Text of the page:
A letter was featured in the “advice column” on Salon.com on Monday that does a good job of elaborating what seems crappy about teaching academically: read it here.
It mentions the terrible job market and administrative hassles but focuses on the experience of having to be an authority figure to ungrateful, uninterested, sometimes academically dishonest students.
Because I’ve read my fair share of undergraduate papers, it’s pretty apparent to me when something is plagiarized — and thanks to the Internet, it’s pretty easy for me to prove it… This doesn’t, however, stop it from happening. And it also doesn’t stop me from feeling nauseous every time I have to do it. The anxiety lasts for days. Students almost always dispute it, of course, so I spend hours of my days worrying about our meetings, or neurotically checking and rechecking my e-mail, convinced that they will, at any moment, send me something terrible, and that I will be put over the edge … from what? I want to say shame. I can’t make sense of that…
I don’t have a particularly insightful reply re. this issue, though I can repeat that I much prefer running this podcast and dealing only with my co-discoursers and you fine people who I am thankfully no kind of authority figure over. It seems like nearly any kind of job sort of sucks, and if you can get by with the low pay and don’t mind the performance aspect and grading involved in teaching, go for it! It’s certainly hard to make a decision re. whether your current job is “bad enough” when you don’t have a clear idea of what alternate opportunities are out there.
Warning: don’t actually read Cary Tennis’s reply, which is much more on topic than his usual responses, but still nauseating. An excerpt:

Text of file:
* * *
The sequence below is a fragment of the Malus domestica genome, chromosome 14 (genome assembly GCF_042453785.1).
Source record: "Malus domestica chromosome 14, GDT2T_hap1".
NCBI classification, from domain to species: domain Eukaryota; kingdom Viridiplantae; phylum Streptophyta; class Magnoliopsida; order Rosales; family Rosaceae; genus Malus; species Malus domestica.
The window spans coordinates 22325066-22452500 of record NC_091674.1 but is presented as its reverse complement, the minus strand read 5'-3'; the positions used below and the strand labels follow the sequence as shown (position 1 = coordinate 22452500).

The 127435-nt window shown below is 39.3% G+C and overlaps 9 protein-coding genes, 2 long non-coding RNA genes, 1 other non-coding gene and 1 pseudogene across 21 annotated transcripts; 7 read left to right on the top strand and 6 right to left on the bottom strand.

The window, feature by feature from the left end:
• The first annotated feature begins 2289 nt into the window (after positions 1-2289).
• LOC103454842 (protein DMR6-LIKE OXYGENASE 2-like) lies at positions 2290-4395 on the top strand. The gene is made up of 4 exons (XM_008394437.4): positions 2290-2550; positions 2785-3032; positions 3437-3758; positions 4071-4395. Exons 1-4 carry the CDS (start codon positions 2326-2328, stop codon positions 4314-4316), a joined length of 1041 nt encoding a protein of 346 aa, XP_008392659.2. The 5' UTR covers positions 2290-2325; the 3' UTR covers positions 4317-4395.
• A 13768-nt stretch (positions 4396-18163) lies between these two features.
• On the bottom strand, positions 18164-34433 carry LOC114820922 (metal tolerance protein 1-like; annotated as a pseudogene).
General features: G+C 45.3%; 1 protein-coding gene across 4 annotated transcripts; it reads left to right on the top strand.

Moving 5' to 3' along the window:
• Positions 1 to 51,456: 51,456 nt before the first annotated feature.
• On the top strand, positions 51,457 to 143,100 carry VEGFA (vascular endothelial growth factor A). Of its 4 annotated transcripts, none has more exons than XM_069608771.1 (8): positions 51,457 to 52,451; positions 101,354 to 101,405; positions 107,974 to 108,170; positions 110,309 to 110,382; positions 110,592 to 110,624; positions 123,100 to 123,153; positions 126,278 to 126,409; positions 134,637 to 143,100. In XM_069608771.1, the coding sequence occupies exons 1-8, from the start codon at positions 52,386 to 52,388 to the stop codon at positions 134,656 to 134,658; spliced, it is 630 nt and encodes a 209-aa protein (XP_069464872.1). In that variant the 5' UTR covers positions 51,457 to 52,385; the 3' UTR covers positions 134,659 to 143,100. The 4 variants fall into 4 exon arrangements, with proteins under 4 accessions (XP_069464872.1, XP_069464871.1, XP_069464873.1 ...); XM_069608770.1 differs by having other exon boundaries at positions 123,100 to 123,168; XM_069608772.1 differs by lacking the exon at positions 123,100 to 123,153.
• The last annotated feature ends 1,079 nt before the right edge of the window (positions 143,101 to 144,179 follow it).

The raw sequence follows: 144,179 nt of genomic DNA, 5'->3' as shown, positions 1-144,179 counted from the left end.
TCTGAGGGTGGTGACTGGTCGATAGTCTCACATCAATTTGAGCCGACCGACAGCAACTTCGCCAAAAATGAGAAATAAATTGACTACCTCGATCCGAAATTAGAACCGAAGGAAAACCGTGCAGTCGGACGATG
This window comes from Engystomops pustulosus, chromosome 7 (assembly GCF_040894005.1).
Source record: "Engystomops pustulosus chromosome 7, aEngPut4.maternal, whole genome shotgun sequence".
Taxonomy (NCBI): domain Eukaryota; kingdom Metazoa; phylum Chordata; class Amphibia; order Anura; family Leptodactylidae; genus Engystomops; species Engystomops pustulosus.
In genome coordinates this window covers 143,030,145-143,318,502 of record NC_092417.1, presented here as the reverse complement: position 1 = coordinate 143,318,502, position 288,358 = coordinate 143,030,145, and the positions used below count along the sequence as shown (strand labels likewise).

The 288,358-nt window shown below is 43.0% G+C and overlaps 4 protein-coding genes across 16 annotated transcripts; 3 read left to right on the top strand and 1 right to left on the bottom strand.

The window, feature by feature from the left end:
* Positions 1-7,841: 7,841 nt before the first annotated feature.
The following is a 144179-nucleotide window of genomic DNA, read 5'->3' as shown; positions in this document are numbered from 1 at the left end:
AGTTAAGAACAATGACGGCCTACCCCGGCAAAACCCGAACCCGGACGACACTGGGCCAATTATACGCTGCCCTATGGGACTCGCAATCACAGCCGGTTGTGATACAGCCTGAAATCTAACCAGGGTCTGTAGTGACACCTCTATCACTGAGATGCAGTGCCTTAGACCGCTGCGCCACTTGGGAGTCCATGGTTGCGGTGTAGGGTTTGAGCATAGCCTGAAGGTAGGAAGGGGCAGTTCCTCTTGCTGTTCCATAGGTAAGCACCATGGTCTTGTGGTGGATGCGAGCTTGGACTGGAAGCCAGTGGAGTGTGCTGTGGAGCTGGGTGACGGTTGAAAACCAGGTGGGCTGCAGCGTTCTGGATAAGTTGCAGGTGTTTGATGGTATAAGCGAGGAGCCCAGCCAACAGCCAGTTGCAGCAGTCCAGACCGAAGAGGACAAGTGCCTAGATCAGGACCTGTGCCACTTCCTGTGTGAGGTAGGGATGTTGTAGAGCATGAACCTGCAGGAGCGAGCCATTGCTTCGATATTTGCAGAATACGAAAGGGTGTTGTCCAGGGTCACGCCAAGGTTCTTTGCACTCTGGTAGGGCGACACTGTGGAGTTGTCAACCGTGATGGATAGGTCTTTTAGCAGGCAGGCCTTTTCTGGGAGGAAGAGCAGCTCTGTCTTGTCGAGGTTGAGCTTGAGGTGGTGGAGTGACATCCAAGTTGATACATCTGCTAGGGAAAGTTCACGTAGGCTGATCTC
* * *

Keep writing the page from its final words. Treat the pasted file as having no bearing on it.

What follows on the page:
Go to the beach. Have a spa day. Don’t let them get you down.
Just clicking semi-randomly through Tennis’s recent articles, I see that this response to a different letter (and I’m looking at a bit of without reading the letter, because it’s funnier that way) that better exemplifies Tennis’s long-form, pseudo-philosophical, “poetic” approach. An excerpt:
In a nutshell, I’d say this:
The ego as a unitary concept is too limited. There is no one “I.”
It is more like this: We are old houses to explore. In a big old house there are rooms that are yet to be furnished to our taste. Some old rooms have dreams of their own. Built at one time for one purpose, their utility is obscure. We wander about the house and sit in rooms and wonder what is the deal.
Some rooms are empty. Other rooms are crowded. There are rooms that others see when they visit, and there are rooms that we only go into when we are in the house alone… That is what I hope you are doing in therapy. You are exploring all the rooms of this house.
Think about friendship and sexual awakening. There might be a room in the house for friendship and a room in the house for sexual awakening. Both might take place in the same room. But they don’t have to…
…And it goes on and on and on like that. Feel free to enjoy that kind of thing! You may. You may not. There are many ways of feeling the world, like the stops of a bus. You may get off at one stop. You may choose to get off at at a different stop, but then look on your surroundings in dismay and jump back on again before the bus leaves. You may get off at a stop and wait for the next bus, which will take you somewhere else. It is your choice, and your choice alone, and your adventure! Also, please shoot me. From a bus.